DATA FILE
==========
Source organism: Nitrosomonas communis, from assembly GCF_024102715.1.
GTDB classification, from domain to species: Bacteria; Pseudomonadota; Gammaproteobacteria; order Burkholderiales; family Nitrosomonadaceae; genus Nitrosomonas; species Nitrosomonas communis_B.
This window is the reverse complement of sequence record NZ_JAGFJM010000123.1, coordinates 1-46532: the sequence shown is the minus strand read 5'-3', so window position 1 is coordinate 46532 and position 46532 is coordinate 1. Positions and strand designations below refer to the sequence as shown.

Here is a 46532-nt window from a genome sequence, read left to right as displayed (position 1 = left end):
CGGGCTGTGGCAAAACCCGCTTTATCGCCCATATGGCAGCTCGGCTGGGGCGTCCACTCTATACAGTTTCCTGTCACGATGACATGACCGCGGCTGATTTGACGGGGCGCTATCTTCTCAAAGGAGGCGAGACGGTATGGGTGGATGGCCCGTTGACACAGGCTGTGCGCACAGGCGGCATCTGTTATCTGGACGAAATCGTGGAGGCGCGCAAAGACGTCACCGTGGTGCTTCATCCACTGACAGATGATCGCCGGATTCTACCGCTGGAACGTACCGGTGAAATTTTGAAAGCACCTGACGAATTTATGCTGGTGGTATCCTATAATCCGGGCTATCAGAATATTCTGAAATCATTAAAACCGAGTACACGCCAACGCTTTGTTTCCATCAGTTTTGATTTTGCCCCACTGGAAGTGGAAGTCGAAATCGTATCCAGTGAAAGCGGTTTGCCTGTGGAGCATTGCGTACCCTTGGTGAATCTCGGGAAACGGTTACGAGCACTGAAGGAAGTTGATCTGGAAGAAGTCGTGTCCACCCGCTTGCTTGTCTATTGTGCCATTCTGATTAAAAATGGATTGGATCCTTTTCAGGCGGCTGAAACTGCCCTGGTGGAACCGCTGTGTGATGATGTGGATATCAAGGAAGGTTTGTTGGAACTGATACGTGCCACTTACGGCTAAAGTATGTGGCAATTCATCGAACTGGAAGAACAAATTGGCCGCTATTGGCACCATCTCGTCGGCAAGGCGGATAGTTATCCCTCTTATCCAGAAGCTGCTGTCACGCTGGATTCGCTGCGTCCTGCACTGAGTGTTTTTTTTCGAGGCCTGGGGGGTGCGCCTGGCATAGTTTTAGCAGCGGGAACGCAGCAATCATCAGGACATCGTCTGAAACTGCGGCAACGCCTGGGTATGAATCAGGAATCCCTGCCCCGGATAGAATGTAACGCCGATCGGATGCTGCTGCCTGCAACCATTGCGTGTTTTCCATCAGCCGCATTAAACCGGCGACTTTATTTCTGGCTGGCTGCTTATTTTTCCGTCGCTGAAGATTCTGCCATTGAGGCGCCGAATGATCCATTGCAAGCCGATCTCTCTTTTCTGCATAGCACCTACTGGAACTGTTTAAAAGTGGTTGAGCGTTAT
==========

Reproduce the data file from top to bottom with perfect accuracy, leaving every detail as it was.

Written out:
Source organism: Nitrosomonas communis, from assembly GCF_024102715.1.
GTDB classification, from domain to species: Bacteria; Pseudomonadota; Gammaproteobacteria; order Burkholderiales; family Nitrosomonadaceae; genus Nitrosomonas; species Nitrosomonas communis_B.
This window is the reverse complement of sequence record NZ_JAGFJM010000123.1, coordinates 1-46532: the sequence shown is the minus strand read 5'-3', so window position 1 is coordinate 46532 and position 46532 is coordinate 1. Positions and strand designations below refer to the sequence as shown.

Here is a 46532-nt window from a genome sequence, read left to right as displayed (position 1 = left end):
CGGGCTGTGGCAAAACCCGCTTTATCGCCCATATGGCAGCTCGGCTGGGGCGTCCACTCTATACAGTTTCCTGTCACGATGACATGACCGCGGCTGATTTGACGGGGCGCTATCTTCTCAAAGGAGGCGAGACGGTATGGGTGGATGGCCCGTTGACACAGGCTGTGCGCACAGGCGGCATCTGTTATCTGGACGAAATCGTGGAGGCGCGCAAAGACGTCACCGTGGTGCTTCATCCACTGACAGATGATCGCCGGATTCTACCGCTGGAACGTACCGGTGAAATTTTGAAAGCACCTGACGAATTTATGCTGGTGGTATCCTATAATCCGGGCTATCAGAATATTCTGAAATCATTAAAACCGAGTACACGCCAACGCTTTGTTTCCATCAGTTTTGATTTTGCCCCACTGGAAGTGGAAGTCGAAATCGTATCCAGTGAAAGCGGTTTGCCTGTGGAGCATTGCGTACCCTTGGTGAATCTCGGGAAACGGTTACGAGCACTGAAGGAAGTTGATCTGGAAGAAGTCGTGTCCACCCGCTTGCTTGTCTATTGTGCCATTCTGATTAAAAATGGATTGGATCCTTTTCAGGCGGCTGAAACTGCCCTGGTGGAACCGCTGTGTGATGATGTGGATATCAAGGAAGGTTTGTTGGAACTGATACGTGCCACTTACGGCTAAAGTATGTGGCAATTCATCGAACTGGAAGAACAAATTGGCCGCTATTGGCACCATCTCGTCGGCAAGGCGGATAGTTATCCCTCTTATCCAGAAGCTGCTGTCACGCTGGATTCGCTGCGTCCTGCACTGAGTGTTTTTTTTCGAGGCCTGGGGGGTGCGCCTGGCATAGTTTTAGCAGCGGGAACGCAGCAATCATCAGGACATCGTCTGAAACTGCGGCAACGCCTGGGTATGAATCAGGAATCCCTGCCCCGGATAGAATGTAACGCCGATCGGATGCTGCTGCCTGCAACCATTGCGTGTTTTCCATCAGCCGCATTAAACCGGCGACTTTATTTCTGGCTGGCTGCTTATTTTTCCGTCGCTGAAGATTCTGCCATTGAGGCGCCGAATGATCCATTGCAAGCCGATCTCTCTTTTCTGCATAGCACCTACTGGAACTGTTTAAAAGTGGTTGAGCGTTAT